23:39 GMT +319 November 2019
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    Do Sanctions Really Work?

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    Are sanctions as a political tool still effective? Dr. Clara Portela, Assistant Professor of Political Science, Singapore Management University discusses this question.

    Dr Portela’s main point is that sanctions have changed a great deal since the end of the Cold War, "comprehensive embargoes have almost disappeared, and these have been replaced by targeted sanctions.” John Harrison questioned the effectiveness of sanctions, at least in Russia’s case where import replacement has been introduced, and Russia is now trading more with other nations such as China, making the sanctions not very effective. Dr. Portela said that there are various misconceptions what sanctions are. “Sanctions are not always imposed with the goal of changing the behavior of the target. They might be imposed for a range of reasons; sometimes they are imposed because the domestic audience is interested in the imposition of sanctions.”

    In Russia, the sanctions have generated a lot of anti-western feeling, John Harrison pointed out. “This is not good at all,” Dr. Portela commented, “but it is not as if there was no anti-western feeling prior to the sanctions….This is to do with how the West manages its relationship with Russia following the collapse of the Soviet Union. One hoped that on the weapons side that there would be a more cooperative relationship, and there was a positive period. But then there was there was a lot of disappointment arising from the fact that NATO started to expand, and that eastern European countries were assimilated into NATO… So this is something that created a sense of disappointment. The Russian population on the one hand had a positive perception of the West and they were hoping for an improvement in relations, but then on the other hand they were not very happy with the fact that NATO persisted to expand. This, in conjunction with the disappearance of the splendor of the Soviet Union, gave them a rather negative perception of the West.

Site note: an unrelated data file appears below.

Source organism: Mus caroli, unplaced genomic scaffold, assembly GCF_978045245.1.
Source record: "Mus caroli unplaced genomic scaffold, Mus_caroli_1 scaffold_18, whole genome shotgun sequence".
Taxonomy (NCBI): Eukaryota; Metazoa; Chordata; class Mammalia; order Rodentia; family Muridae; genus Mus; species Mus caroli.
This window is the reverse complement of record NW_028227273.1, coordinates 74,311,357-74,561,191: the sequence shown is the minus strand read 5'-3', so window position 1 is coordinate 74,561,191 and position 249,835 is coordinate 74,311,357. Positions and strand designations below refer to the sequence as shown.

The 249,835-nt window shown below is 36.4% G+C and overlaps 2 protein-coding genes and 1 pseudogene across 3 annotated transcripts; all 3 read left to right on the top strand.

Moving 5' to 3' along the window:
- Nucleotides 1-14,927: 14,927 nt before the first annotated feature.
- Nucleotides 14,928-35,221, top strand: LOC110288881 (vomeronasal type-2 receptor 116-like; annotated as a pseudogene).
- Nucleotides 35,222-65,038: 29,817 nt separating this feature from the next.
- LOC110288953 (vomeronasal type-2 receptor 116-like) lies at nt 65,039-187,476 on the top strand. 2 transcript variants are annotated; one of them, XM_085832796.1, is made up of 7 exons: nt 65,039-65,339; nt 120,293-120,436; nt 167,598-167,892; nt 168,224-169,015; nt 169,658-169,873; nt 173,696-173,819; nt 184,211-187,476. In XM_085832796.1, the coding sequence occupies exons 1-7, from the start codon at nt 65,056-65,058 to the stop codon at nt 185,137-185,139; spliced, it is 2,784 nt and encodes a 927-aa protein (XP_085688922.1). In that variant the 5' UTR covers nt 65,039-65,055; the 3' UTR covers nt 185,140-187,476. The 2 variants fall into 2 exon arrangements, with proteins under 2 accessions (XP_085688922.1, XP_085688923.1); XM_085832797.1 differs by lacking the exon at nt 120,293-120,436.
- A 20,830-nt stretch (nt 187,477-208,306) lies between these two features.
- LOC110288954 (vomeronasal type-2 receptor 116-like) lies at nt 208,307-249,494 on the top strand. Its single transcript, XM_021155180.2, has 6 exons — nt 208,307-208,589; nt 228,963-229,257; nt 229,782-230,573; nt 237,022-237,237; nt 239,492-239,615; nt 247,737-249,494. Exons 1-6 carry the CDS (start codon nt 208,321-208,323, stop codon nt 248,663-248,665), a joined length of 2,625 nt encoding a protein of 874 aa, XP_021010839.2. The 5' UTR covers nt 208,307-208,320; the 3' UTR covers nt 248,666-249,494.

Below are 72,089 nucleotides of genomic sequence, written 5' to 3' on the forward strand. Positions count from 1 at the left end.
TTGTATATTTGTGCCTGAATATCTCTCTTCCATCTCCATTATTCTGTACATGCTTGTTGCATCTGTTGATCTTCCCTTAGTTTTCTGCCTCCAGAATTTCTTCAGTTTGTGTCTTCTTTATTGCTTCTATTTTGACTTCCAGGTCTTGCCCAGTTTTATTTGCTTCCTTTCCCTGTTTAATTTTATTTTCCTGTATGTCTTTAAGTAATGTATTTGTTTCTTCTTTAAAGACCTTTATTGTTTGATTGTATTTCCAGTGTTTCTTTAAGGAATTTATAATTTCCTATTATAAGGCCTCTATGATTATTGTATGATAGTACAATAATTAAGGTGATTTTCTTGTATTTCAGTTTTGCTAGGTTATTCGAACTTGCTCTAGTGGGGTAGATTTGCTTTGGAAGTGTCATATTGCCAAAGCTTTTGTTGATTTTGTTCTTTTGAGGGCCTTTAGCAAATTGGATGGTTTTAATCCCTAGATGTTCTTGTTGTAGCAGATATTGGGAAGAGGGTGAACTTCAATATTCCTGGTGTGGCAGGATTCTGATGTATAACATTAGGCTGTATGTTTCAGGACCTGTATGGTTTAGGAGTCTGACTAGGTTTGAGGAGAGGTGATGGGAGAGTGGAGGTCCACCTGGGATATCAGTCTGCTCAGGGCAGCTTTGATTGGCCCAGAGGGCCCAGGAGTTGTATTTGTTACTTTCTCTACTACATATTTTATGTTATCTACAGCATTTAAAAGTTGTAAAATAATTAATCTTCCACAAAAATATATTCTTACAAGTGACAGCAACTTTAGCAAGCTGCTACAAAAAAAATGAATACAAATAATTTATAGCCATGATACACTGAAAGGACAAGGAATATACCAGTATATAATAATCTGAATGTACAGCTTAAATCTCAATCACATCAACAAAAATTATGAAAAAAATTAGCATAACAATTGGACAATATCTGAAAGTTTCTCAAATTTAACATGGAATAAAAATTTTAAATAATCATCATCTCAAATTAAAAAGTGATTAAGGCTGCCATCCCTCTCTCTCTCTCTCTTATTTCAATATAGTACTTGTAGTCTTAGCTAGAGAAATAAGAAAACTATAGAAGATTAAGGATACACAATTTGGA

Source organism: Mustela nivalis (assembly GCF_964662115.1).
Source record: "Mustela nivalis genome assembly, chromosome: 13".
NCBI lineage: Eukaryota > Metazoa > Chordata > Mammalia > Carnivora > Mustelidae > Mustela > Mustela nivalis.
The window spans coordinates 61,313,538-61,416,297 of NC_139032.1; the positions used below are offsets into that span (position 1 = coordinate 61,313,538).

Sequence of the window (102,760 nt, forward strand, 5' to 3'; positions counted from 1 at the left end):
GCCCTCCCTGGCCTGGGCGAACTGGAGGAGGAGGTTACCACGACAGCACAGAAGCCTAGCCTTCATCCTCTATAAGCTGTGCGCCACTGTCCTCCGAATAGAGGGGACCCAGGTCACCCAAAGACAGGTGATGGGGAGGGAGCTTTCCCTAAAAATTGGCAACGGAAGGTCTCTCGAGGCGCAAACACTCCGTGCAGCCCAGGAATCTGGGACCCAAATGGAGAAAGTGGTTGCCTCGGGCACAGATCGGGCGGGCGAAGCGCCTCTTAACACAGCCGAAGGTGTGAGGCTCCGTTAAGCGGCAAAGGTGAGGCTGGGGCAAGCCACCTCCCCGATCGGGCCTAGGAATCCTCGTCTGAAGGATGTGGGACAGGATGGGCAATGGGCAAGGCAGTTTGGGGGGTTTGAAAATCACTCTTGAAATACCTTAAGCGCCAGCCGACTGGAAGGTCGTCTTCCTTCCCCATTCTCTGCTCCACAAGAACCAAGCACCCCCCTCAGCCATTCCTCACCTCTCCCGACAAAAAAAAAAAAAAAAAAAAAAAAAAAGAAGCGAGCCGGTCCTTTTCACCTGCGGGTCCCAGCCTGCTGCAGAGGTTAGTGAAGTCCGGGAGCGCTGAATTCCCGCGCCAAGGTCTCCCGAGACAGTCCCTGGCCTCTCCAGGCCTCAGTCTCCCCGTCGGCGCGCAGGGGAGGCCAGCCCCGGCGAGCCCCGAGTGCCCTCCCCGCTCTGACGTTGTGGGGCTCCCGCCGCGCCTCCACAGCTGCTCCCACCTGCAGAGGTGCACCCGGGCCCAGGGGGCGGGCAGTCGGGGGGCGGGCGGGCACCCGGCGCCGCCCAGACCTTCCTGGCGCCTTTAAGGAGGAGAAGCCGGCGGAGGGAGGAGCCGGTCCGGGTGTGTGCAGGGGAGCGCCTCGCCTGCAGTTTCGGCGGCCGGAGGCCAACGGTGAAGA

John Harrison suggested that sanctions against authoritarian countries such as N. Korea, do not actually work as they may easily encourage those leaders to be more authoritarian. “You are right, sometimes the leaders of autocratic states use the imposition of external sanctions as an excuse to clamp down, and that was clearly the case with Iraq….But in other cases, the sanctions do manage to strengthen the leaders of the opposition…if you look at the leadership of many countries which are under sanctions, the leaders tend to be a bit more reticent, to take a hard approach to what the opposition is saying. This is not something that furthers the objective of transforming the society into a more democratic society. But at least it preserves a certain degree of freedom among the opposition forces. It’s really very different from one country to another."

    John Harrison brought up the point that sanctions stop trade and the flow of communication and ideas. This is very negative in terms of helping other countries transform. “In reality we now have targeted sanctions, they do not destroy trade relations altogether, there are still forms of cooperation that are still ongoing, and trade is not interrupted completely…”

    Sanctions clearly do not always have the desired effect.

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